Introduction into the ACL structures

The new ACL system being introduced into MidCOM provides ground-breaking changes to the Midgard World. This article describes the structure of the ACL in detail, as the mRFC 15 is very confusing at that point, I admit that. Before I update the mRFC I decided to write a bunch of articles covering one aspect at a time.

Attention: The contents of this article has been moved to the MidCOM API documents (official URL pending, current snapshot is available).

Privileges in general

A privilege record consists of three informations:

So much for this, I already see you looking with big eyes at me. Lets take this apart now. The most immediate question is probably Where the hell do I now assign privileges, and what happens then? To answer this questions we have to look at the privilege merging chain.

How are privileges read and merged

First, you have to understand, that there are actually three disctinct sources where a privilege comes from: The systemwide defaults, the currently authenticated user and the content object which is being operated on. We'll look into this distinction first, before we get on to the order in which they are merged.

Systemwide default privileges

This is analogous to the MidCOM default configuration, they are taken into account globally to each and every check wether a privilege is granted. Whenever a privilege is defined, there is also a default value (either ALLOW or DENY) assigned to it. They serve as a basis for all privilege sets and ensure, that there is a value set for all privileges.

These defaults are defined by the MidCOM core and the components respectivly and are very restrictive, basically granting read-only access to all non sensitive information.

Currently, there is no way to influence these privileges unless you are a developer and writing new components.

User / Group specific privileges

This kind of privileges are rights, assigned directly to a user. Similar to the systemwide defaults, they too apply to any operation done by the user / group respectivly throughout the system. The magic assignee SELF is used to denote such privileges, which can obviously only be assigned to users or groups. These privileges are loaded at the time of user authentication only.

You should use these privileges carefully, due to their global nature. If you assign the privilege midgard:delete to a user, this means that the user can now delete all objects he can read, unless there are again restricting privileges set to content objects.

Content object privileges

This is the kind of privilege that will be used most often. They are accociated with any content object in the system, and are read on every access to a content object. As you can see in the introduction, you have the most flexibility here.

The basic idea is, that you can assign privileges based on the combination of users/groups and content objects. In other words, you can say The user x has the privilege midgard:update for this object (and its decendants) only. This works with (virtual) groups as well.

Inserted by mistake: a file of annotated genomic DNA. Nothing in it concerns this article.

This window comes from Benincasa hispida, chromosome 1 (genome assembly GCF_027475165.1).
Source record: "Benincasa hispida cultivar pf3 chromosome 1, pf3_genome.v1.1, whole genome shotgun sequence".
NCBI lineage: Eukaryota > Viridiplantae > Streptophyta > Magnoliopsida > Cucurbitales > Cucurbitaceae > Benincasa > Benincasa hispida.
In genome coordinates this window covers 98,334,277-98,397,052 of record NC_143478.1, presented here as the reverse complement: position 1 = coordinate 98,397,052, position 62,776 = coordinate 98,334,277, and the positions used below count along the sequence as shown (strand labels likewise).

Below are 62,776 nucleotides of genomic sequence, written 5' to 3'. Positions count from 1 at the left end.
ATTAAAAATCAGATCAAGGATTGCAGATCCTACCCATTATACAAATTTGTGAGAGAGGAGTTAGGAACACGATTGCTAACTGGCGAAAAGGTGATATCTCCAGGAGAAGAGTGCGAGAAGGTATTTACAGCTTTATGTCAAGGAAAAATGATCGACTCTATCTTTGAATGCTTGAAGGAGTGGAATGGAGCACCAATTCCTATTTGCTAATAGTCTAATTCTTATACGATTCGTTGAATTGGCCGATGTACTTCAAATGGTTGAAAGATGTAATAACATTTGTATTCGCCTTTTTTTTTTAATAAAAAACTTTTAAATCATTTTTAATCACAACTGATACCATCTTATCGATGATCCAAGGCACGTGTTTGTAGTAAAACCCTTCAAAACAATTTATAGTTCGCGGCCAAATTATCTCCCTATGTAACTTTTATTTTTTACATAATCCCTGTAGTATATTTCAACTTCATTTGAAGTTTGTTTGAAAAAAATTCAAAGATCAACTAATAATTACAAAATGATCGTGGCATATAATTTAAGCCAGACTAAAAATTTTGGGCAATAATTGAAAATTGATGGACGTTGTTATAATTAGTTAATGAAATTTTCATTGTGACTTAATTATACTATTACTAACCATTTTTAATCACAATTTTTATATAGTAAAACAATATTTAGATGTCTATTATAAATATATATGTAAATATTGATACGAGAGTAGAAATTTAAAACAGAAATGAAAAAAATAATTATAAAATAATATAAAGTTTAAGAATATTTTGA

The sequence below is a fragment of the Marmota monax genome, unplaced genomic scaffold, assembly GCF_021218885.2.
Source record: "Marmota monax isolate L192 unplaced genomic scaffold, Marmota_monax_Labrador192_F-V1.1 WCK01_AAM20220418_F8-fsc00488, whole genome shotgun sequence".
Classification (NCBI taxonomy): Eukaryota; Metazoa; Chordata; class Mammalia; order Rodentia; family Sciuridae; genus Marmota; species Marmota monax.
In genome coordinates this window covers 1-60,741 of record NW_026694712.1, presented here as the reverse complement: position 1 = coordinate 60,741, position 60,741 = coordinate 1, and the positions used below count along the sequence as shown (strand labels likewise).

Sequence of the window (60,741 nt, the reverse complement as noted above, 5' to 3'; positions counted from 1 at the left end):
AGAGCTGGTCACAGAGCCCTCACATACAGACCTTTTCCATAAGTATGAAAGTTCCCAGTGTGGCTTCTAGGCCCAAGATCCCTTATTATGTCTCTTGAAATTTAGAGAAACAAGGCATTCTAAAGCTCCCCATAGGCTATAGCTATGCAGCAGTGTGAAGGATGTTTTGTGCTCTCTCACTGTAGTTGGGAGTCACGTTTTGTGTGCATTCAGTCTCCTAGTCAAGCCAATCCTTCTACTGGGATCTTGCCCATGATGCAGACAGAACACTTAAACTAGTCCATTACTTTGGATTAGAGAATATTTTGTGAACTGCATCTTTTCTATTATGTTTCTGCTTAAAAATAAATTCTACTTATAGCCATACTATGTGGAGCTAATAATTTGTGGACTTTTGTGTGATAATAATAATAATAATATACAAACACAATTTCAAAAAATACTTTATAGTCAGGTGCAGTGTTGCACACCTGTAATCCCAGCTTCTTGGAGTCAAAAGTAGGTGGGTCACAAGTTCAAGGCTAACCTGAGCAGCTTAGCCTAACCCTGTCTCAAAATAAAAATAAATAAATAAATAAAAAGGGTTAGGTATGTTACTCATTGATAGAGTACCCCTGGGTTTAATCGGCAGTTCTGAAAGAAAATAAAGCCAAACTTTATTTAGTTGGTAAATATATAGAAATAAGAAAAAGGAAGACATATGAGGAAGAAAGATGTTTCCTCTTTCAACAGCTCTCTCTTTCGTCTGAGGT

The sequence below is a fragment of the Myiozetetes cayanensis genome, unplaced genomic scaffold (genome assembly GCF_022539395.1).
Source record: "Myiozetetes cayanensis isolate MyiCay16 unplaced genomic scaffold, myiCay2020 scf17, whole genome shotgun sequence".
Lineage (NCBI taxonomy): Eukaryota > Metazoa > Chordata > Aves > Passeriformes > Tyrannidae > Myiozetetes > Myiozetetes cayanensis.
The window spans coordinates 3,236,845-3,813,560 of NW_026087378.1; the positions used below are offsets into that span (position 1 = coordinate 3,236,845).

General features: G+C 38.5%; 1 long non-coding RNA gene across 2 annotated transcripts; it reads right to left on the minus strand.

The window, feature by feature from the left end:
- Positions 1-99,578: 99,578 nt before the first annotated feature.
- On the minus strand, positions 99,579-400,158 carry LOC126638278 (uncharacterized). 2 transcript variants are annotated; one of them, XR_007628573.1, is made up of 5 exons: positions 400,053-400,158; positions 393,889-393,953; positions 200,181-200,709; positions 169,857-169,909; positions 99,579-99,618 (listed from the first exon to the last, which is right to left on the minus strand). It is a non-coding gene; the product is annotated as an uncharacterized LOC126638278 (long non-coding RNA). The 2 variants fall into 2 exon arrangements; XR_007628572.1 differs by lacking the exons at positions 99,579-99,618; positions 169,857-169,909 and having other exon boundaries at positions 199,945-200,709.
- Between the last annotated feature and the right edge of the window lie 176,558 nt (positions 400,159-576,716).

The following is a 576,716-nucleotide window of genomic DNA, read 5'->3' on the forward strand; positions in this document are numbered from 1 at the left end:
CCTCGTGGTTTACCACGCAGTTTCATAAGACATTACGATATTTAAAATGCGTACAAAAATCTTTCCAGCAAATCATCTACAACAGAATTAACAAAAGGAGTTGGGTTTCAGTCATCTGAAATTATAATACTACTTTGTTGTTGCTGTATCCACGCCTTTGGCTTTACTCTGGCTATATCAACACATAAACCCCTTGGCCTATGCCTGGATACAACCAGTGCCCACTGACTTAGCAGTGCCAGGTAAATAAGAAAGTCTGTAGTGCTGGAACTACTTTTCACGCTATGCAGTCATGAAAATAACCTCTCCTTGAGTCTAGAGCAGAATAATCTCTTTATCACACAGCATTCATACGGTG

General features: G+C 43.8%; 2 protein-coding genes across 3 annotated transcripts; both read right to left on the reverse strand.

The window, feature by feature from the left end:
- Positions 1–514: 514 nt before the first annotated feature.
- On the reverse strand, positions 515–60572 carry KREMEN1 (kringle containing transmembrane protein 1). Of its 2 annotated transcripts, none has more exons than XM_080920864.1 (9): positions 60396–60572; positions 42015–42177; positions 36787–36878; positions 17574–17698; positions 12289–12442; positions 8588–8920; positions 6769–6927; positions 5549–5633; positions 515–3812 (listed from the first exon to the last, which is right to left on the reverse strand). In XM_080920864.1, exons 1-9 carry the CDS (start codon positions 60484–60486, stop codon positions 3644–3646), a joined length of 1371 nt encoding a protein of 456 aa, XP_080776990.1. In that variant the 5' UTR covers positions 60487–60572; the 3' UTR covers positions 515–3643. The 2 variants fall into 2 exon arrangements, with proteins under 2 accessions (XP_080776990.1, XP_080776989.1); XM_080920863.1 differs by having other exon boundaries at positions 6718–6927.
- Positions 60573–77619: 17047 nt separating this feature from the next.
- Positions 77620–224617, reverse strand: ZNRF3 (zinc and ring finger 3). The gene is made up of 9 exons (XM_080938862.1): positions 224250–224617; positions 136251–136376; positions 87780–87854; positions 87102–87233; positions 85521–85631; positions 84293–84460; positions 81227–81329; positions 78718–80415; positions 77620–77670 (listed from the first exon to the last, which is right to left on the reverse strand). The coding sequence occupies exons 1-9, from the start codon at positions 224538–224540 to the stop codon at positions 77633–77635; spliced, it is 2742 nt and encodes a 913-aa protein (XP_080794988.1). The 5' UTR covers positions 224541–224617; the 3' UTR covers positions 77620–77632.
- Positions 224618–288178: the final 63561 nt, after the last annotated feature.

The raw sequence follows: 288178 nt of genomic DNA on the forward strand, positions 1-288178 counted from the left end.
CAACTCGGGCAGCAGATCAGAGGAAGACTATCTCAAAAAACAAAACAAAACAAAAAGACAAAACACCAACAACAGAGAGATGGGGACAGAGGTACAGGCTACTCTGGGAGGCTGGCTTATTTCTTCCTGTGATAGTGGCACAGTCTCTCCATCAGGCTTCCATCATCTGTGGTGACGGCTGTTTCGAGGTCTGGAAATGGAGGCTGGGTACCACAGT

The possible assignees here are either a user, a group or the magic assignee EVERYONE, as outlined above.

Be aware, that Midgard Persons and Groups count as content object when loaded from the database in a tool like net.nemein.personell, as the groups are not used for authentication but for regular site operation there. Therefore, the SELF privileges mentioned above are not taken into account when determining the content object privileges!

Privilege merging

This is, where we get to the guts of privileges, as this is not trivial (but nevertheless straight-forward I hope). The general idea is based on the scope of object a privilege applies:

System default privileges obviously have the largest scope, they apply to everyone. The next smaller scope are privileges which are assigned to groups in general, followed by privileges assigned directly to a user.

From this point on, the privileges of the content objects are next in line, starting at the top-level objects again (for example a root topic). The smallest scope finally then has the object that is being accessed itself.

Let us visualize this a bit:

^ larger scope     System default privileges
| Privileges for USERS/ANONYMOUS
| Root Midgard group
| ... more parent Midgard groups ...
| Direct Midgard group membership
| Virtual group memberships
| User
| CLASS style per-class global privileges
| Root content object
| ... more parent objects ...
v smaller scope Accessed content object

Implementation notes: Internally, MidCOM separates the "user privilege set" which is everything down to the line User above, and the content object privileges, which constitutes of the rest. This separation has been done for performance reasons, as the user's privileges are loade immediately upon authentication of the user, and the privileges of the actual content objects are merged into this set then. Normally, this should be of no importance for ACL users, but it explains the more complex graph in the original mRFC.

Predefined Privileges

The MidCOM core defines a set of core privileges, which fall in two categories:

Midgard Privileges

These privileges are part of the MidCOM Database Abstraction layer (MidCOM DBA) and have been originally proposed by me in a mail to the Midgard developers list. They will move into the core level eventually, but for the time being MidCOM will control them. Unless otherwise noted, all privileges are denied by default.

MidCOM privileges

Stuff like midcom:approve will go here once they are defined.

TODO / Ideas